Every LGBTQ2S+ person in Toronto finds love and acceptance in their families and communities.
Toronto Pflag promotes the health and well-being of LGBTQ2S+ people by helping to keep families together through Support and Education.
HISTORY OF TORONTO PFLAG
Encouraged by the decriminalization of being gay in 1969, members of the Toronto LGBTQ2S+ community were disappointed and surprised when they continued to experience discrimination and apprehension for kissing in public. (It would not be until 1971, and only after a public outcry culminating in the 13-page “We Demand” manifesto, that Indecency and Gross Indecency would be removed from Canada’s Criminal Code.)
Hostility toward the community was rife. Two moms, June Tattle Goss and Anne Rutledge, independently became known in the community for supporting their gay children. Eventually their sons met and introduced their mothers to each other. Together, Tattle Goss and Rutledge founded Parents of Gays (POG) in the early 1970s. As with many grassroots efforts, the actual date is not known. Initially, meetings were held in private homes, until they were provided meeting space and a phone line by the Metropolitan Community Church (MCC). These moms discovered another mom, Pauline Russell from North Toronto, had founded a group called F-FLAG (Friends and Family of Lesbians and Gays) that was meeting at the Community Centre at 519 Church. They joined together and started calling themselves PFLAG.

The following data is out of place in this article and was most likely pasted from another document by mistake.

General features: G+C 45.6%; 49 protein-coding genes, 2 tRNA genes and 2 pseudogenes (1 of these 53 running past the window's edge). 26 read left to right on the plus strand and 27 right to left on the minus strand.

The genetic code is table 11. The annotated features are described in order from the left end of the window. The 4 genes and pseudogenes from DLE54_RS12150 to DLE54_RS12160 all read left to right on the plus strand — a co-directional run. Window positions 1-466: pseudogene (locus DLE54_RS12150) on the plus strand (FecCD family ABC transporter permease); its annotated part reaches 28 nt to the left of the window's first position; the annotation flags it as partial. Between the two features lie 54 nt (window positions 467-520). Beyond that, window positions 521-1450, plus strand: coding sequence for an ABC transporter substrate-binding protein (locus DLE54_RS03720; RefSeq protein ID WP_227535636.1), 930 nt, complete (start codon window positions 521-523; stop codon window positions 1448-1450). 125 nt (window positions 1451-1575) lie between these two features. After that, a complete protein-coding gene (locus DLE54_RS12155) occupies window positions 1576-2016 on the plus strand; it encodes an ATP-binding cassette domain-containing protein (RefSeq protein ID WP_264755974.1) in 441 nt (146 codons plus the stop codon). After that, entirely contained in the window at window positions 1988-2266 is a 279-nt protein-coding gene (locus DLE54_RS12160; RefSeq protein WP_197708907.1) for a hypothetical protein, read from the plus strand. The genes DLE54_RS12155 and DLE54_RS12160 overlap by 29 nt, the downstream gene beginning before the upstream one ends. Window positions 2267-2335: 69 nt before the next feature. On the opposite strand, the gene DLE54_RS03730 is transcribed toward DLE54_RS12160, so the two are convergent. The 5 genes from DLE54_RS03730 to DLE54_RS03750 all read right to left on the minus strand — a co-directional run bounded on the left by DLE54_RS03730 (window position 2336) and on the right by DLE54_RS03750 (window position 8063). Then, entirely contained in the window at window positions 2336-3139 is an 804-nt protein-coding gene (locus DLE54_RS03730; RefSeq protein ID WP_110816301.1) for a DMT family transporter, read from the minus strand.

In 1984, Mary Jones from Brampton was told by her lesbian daughter (she had a gay son too) about the group in Toronto. Mary joined and things took off due in part to Mary publishing her number in a Chatelaine magazine article about resources for the LGBTQ2S+ community. PFLAG now served Toronto (June, Pauline), Mississauga (Anne) and Brampton (Mary).
Impassioned parents and community members have carried on since then: answered the support line, convened meetings in church basements all over the city, marched in every Pride Parade, and mounted two TTC campaigns.
Today we hold monthly support meetings in three locations across the city, still answer the support line, provide free school presentations for Grades 2 to 12, and do workshops for businesses at a reasonable cost. Donations and the corporate workshops provide the funding for everything else we do. We call ourselves Toronto Pflag, dropping the acronym that was based on of the less exclusive “lesbians and gays” reference.
There are now PFLAG chapters across Ontario and Canada. Similar groups were being formed in the United States at about the same time, and now there are over 400 American chapters. Now there are Pflag organizations in at least 18 countries around the world.